Minneapolis group's proposal to revitalize downtown aims to get people out of the skyways and onto the streets.
Consider a Hennepin Avenue in the not-so-distant future chock-a-block with art galleries, nightclubs, movie theaters and eateries. Cars rumble by in both directions, while visitors from the suburbs as well as residents of downtown Minneapolis stroll the streets at night.
Over on Nicollet Mall, most of the noisy buses have been moved to secondary streets. Cars share Nicollet Avenue. The mall has become a retail hub, with cafes, restaurants and specialty shops such as Bose or Apple nestled between national retailers.
And the skyways? Pfft. The energy is on the street, even in January. That's because it feels safe to meander the central business district along with lots of other people under new bright lights.
Those are the high points of a retail plan unveiled Wednesday by the Minneapolis Downtown Council. The study, which some say sounds great in theory but could use a reality check, aims to reinvigorate the downtown retail core.
Many of the ideas have been kicked around for some time, and some are already in the works. But it was the first time that the plan has been presented in such detail to broader members of the business community.
"Five years from now, downtown will be a very different place," said Sam Grabarski, head of the Downtown Council and host of the breakfast event that drew merchants, building owners, developers and city officials. But the rosy picture comes with plenty of hurdles.
While the recent arrival of Brooks Brothers and Len Druskin (both on skyway levels) brings on cheers, the departures of Borders and Polo have added to the list of retailers deserting downtown.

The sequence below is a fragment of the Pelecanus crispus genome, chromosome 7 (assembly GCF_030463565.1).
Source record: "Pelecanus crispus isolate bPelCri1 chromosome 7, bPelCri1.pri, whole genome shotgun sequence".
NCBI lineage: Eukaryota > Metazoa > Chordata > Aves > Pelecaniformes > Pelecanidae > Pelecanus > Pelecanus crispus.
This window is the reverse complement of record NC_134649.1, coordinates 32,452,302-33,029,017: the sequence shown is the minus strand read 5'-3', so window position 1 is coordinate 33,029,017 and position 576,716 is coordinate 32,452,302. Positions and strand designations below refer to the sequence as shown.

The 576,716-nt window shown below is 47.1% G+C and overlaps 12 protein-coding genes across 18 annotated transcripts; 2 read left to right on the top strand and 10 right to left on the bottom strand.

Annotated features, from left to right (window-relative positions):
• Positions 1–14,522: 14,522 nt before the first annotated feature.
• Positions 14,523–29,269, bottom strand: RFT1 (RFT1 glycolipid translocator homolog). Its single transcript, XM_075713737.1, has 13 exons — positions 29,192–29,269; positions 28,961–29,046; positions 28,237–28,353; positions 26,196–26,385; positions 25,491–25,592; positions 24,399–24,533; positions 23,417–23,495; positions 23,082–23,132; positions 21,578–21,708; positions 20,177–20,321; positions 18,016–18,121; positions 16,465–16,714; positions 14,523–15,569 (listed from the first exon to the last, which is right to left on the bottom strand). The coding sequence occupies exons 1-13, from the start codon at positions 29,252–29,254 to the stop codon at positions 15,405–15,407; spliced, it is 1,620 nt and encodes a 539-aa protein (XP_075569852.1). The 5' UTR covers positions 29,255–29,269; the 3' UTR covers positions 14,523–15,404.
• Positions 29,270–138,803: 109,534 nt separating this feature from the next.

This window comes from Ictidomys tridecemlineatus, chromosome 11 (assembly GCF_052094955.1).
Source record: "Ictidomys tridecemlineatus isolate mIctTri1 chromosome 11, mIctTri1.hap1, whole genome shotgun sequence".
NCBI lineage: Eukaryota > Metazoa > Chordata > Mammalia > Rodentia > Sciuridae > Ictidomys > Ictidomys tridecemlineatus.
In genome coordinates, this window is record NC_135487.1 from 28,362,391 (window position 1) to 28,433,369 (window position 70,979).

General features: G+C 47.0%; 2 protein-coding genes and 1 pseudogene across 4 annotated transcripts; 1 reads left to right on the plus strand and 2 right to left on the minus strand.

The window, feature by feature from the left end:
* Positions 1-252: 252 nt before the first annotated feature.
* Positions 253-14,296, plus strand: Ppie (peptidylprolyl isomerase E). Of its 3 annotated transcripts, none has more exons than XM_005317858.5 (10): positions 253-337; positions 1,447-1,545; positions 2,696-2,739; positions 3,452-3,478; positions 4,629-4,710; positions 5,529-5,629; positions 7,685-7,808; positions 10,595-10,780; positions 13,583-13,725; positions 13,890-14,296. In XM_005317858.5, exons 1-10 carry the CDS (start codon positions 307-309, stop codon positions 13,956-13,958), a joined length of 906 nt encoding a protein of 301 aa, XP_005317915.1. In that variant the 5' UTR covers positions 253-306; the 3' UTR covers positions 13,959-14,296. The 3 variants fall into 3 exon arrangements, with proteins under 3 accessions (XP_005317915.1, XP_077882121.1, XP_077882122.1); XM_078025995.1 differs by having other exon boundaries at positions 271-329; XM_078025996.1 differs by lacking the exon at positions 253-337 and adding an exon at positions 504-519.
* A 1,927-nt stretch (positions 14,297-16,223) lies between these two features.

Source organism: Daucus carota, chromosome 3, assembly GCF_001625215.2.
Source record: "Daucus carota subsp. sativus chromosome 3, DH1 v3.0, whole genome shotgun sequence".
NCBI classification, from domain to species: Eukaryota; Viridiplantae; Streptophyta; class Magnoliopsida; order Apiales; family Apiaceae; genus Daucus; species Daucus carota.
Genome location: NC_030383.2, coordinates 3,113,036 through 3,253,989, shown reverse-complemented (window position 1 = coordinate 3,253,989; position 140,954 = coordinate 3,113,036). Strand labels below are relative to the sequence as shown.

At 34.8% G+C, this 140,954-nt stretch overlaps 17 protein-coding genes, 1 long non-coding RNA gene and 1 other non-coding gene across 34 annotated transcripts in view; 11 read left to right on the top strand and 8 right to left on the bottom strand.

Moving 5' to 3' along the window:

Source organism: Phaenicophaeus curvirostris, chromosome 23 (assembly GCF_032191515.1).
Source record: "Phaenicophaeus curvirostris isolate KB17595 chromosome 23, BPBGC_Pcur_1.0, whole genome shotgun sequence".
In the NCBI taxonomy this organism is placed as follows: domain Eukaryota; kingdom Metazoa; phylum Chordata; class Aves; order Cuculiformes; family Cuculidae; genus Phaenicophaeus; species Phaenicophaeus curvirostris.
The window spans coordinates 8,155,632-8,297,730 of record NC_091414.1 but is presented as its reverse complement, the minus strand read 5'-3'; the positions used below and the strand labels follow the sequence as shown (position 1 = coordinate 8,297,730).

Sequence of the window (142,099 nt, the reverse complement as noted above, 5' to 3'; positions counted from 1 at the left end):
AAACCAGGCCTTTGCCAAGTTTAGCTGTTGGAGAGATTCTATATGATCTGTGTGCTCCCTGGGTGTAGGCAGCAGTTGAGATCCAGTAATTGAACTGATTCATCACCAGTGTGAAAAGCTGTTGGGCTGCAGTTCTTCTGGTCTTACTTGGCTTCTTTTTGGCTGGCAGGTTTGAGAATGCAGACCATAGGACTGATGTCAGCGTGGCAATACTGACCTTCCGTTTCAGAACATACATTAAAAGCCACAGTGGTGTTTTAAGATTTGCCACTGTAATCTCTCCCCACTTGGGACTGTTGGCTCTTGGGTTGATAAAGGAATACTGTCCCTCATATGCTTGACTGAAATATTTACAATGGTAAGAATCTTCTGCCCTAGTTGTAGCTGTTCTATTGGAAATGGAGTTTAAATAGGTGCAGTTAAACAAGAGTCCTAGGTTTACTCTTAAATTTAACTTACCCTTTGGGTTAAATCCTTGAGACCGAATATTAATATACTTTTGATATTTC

National chains are not making nearly the sales per square foot downtown as their counterparts in the suburbs. The office vacancy rate remains high, around 16 percent, and the downtown condo market is struggling to find buyers for all the units that were built in the unprecedented construction boom.
But downtown boosters such as Macy's North CEO Frank Guzzetta are convinced that moving buses away from retail stores, adding more cars and convincing people to get out of what he called "the rabbit warrens" of the skyways is key.
"Look at Michigan Avenue in Chicago," said Guzzetta. "It's just as cold, and it's windier. But the traffic moving up and down that street begets traffic. People beget people. It makes things happen."
Other plans in the works
The Downtown Council's vision dovetails with a more comprehensive city plan known as "Access Minneapolis," a 10-year effort to reshape transportation and transit. A two-year plan to move 40 percent of the buses off Nicollet Mall and onto Marquette Avenue and 2nd Street is underway. By the end of 2009, only bicycles and hybrid buses would be allowed on Nicollet.
Mayor R.T. Rybak, who worked for the Downtown Council two decades ago, wants to reverse what he said was a mistake made in the early 1980s, when the Conservatory and Gavidae Commons were built, to position downtown as a destination for upscale shoppers.
With about 165,000 workers and 30,000 residents downtown now, Rybak said that it's vital to have a unified approach to recruiting and keeping retailers of all sorts.
"We have such a strong office population and strong residential population, we're ahead of other cities our size," Rybak said. "But we haven't done a very good job of nurturing and supporting our local merchants."
Twin Cities retail consultant Jim McComb took a somewhat skeptical view of the blueprint, in large part because his research has shown that the skyways can effectively generate sales.
"The skyway system gets a lot of bad raps from people outside the town who don't understand how it works," he said. The main challenge, he said, is "to convince new stores and specialty stores that downtown is better than one of the regional malls or other shopping areas."
Badiner's Jewelry, a family-owned business, offers a familiar challenge to city leaders. The store is closing after more than seven decades in downtown Minneapolis, because founder Ben Badiner is 89 and his son Steve, 63, wants to retire.